People with heart failure are also more likely to be diagnosed with cancer, according to a new study that followed older adults with and without heart problems.
The findings don't prove that heart failure, when the heart can't pump enough blood to the rest of the body, causes cancer. Researchers said more studies are needed to determine what might explain the link.
"People have not really considered any association of heart failure and cancer together, at least not developing cancer after diagnosis," said Dr. Adrian Hernandez, a cardiologist at the Duke University School of Medicine in Durham, North Carolina.
But Dr. Sudhir Kushwaha, who worked on the study at the Mayo Clinic in Rochester, Minnesota, said the association makes sense, because a lack of blood and oxygen could create problems in many organs.
"The (heart failure) patient should be aware or alert to any new symptoms that might develop," he told Reuters Health.
Close to six million Americans have heart failure, according to the U.S. Centers for Disease Control and Prevention. Symptoms include trouble breathing and fatigue.
For the new study, the researchers matched 961 newly-diagnosed heart failure patients with people of their same age and gender that didn't have the disease.
A similar proportion of those participants - 22 to 23 percent - had already had cancer.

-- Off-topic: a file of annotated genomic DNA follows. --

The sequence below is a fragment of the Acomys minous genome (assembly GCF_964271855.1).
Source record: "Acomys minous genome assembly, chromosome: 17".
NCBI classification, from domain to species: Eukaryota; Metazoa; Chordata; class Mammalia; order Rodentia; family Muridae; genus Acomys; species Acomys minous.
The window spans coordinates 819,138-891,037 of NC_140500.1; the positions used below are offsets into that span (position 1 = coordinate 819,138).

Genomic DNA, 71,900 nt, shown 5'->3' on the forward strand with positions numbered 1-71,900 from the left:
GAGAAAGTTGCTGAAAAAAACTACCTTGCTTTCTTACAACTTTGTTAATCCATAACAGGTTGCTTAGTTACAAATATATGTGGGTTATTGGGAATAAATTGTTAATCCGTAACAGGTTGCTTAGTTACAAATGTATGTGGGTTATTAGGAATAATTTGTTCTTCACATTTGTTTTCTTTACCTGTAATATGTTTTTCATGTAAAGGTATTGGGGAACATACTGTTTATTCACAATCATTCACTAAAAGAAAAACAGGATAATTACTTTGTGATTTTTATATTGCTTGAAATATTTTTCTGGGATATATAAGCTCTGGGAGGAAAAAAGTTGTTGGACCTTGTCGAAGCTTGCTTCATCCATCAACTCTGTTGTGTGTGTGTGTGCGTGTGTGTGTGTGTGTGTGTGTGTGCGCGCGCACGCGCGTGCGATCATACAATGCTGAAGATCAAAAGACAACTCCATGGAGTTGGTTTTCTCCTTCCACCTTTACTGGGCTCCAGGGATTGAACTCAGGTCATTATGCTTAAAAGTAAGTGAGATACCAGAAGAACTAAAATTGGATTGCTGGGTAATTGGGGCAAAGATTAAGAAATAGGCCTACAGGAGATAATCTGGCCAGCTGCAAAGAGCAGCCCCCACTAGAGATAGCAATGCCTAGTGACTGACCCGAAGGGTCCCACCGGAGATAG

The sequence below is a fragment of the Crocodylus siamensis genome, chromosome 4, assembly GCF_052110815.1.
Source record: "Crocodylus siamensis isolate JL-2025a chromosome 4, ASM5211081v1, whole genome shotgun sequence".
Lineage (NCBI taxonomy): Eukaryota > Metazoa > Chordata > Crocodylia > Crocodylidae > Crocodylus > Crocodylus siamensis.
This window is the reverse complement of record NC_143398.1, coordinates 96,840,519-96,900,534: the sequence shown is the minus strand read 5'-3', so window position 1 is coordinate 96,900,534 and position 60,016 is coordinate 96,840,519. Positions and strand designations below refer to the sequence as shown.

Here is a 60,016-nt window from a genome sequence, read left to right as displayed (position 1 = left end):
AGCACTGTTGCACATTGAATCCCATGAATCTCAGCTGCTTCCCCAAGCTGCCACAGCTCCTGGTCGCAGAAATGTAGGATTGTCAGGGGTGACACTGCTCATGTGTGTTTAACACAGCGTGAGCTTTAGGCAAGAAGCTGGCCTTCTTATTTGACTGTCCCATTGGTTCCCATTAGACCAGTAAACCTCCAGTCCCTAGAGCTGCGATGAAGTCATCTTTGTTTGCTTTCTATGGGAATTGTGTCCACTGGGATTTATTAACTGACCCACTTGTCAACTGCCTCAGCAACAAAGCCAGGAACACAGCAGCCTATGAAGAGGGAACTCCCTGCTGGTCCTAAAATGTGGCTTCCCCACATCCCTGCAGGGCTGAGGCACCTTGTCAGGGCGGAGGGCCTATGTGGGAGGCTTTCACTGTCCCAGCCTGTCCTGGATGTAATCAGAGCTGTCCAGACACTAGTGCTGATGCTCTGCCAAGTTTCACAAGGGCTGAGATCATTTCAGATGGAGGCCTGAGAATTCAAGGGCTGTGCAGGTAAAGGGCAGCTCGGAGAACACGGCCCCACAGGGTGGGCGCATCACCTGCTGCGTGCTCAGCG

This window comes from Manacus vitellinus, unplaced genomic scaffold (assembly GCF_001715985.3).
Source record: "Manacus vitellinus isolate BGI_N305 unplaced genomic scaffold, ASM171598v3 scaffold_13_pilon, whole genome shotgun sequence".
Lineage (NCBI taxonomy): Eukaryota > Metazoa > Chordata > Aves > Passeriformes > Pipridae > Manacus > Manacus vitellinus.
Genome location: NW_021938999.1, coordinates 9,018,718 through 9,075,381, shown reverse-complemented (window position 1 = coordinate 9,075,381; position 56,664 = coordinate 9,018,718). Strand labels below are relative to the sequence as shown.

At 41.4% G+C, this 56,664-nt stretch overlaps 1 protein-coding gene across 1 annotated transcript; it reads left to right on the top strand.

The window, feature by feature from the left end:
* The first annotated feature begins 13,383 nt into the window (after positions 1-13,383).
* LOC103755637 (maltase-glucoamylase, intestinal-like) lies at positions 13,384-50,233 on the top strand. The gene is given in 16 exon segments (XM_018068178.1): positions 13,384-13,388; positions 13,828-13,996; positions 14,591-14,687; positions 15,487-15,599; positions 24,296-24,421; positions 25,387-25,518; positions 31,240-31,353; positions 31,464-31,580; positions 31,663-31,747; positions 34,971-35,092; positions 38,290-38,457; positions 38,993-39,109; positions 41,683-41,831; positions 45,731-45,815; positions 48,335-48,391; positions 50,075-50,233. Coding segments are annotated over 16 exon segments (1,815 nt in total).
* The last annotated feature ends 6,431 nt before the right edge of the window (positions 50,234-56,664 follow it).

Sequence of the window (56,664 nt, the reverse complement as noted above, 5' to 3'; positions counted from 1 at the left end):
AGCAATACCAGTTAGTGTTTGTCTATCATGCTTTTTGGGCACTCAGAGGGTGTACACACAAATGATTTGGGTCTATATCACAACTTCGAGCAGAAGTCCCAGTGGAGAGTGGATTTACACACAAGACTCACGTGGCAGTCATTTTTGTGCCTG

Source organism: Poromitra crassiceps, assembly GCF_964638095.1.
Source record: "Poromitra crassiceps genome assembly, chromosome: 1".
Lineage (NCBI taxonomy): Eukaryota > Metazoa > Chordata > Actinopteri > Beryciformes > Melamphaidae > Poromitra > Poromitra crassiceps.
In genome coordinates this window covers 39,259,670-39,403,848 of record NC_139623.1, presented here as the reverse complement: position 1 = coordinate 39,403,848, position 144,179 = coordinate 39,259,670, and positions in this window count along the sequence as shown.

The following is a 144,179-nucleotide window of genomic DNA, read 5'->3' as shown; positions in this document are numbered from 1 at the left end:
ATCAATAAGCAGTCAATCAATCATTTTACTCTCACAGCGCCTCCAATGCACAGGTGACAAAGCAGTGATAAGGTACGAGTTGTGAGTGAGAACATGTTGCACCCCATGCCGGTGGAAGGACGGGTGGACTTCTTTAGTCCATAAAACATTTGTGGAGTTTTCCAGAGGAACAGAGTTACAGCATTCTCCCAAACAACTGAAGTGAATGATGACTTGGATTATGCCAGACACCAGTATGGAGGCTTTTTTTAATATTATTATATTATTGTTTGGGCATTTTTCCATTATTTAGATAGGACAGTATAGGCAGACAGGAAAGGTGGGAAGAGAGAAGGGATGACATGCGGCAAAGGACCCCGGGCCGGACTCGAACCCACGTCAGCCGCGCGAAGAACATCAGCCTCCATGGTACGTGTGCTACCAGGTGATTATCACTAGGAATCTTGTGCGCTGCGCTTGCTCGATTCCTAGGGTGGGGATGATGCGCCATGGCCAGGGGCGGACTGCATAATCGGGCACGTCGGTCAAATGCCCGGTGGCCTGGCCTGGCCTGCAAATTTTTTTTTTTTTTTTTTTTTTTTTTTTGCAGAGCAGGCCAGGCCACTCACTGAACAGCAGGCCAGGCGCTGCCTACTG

There were 596 cancer-free study pairs, who the researchers then followed, starting when participants were an average of 73 years old.
Over the next eight years, 244 people still in the study were diagnosed with cancer, including colon cancer, prostate cancer, breast cancer and blood cancers.
After accounting for certain disease risks such as people's weight and whether they smoked, Kushwaha and his colleagues calculated that heart failure patients were 68 percent more likely to be diagnosed with cancer than their heart failure-free pairs.
Although people with heart failure were sicker in general - with more diabetes and high blood pressure, for example - that didn't explain their greater cancer risk, the study team wrote in the Journal of the American College of Cardiology.
Kushwaha's group said there are a few possible explanations for the link, all of which need more study. Certain heart drugs could increase cancer risks, or stress and inflammation from heart failure itself might play a role, as could lack of oxygen.
It's also possible the link can be explained by people with heart failure seeing their primary care doctors more often and thus getting more screening tests, researchers said.
"Sicker people tend to be seen in medical encounters all the time … they get more lab tests, more people ask them whether they want to be screened," said Dr. Jersey Chen, a cardiology researcher from Kaiser Permanente's Mid-Atlantic Permanente Research Institute in Rockville, Maryland.
"That may explain why the difference seems to be this high," Chen, who wasn't involved in the new research, told Reuters Health.
Kushwaha, however, said that explanation was unlikely - both because the difference in cancer rates took a couple of years to show up, and because people without heart failure still saw their doctors regularly.
According to Hernandez, who didn't participate in the study, the next step will be to follow people with and without heart failure, taking into account exactly how many tests they receive.
Chen agreed that type of data is needed to figure out the underlying association.
"I wouldn't make patients worry about this, that either they have a higher risk of cancer right now or that they should change their medications or treatments," he said.
"I think it's way too preliminary to invite those kinds of clinical changes."
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